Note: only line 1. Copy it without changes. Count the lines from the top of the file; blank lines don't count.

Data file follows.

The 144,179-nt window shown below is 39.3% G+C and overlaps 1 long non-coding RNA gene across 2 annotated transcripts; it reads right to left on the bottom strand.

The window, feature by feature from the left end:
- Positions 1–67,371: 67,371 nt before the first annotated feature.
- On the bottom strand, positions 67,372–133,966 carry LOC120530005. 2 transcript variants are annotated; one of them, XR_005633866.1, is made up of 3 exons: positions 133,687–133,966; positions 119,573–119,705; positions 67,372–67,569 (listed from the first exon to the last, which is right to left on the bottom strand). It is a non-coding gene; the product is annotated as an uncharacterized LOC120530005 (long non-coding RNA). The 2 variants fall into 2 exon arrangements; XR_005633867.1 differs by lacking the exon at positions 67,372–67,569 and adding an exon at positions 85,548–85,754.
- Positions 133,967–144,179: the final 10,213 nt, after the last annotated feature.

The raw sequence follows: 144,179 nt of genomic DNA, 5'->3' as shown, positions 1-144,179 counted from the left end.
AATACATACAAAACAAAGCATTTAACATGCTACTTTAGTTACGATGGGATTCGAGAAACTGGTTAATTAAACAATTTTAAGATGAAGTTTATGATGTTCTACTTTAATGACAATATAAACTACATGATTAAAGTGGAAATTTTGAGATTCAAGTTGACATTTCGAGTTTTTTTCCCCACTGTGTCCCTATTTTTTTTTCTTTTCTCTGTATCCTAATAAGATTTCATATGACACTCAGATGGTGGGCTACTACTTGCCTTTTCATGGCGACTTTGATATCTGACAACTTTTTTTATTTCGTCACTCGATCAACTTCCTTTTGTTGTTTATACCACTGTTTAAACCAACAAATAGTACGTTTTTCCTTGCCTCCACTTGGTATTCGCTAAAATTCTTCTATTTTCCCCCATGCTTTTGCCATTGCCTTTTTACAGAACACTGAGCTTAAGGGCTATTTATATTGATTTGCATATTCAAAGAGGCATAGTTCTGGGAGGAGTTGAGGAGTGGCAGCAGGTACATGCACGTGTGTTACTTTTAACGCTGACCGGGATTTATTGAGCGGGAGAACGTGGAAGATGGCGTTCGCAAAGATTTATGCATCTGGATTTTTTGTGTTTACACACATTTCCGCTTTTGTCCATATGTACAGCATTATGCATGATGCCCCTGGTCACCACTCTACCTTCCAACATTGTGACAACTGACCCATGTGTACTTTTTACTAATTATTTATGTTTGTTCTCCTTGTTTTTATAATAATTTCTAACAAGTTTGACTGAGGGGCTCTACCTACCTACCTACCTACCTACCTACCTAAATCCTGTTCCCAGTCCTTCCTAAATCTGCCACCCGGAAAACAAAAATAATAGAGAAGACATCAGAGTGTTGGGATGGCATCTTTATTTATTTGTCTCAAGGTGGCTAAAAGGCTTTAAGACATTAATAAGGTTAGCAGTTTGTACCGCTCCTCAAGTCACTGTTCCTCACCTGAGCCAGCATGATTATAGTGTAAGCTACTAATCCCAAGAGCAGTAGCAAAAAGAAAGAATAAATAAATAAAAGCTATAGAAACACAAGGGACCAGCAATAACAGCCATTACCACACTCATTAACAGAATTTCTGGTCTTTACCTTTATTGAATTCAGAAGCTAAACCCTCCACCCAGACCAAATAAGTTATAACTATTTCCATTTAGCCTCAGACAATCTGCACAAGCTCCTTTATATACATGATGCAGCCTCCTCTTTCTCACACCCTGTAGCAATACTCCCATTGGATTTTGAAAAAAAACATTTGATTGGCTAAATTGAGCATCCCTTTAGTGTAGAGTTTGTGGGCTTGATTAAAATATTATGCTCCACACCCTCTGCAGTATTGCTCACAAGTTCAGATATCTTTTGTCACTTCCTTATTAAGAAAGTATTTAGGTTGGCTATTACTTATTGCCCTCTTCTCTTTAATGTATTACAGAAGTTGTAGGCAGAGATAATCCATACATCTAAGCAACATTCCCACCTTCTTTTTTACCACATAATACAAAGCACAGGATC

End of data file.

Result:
The 144,179-nt window shown below is 39.3% G+C and overlaps 1 long non-coding RNA gene across 2 annotated transcripts; it reads right to left on the bottom strand.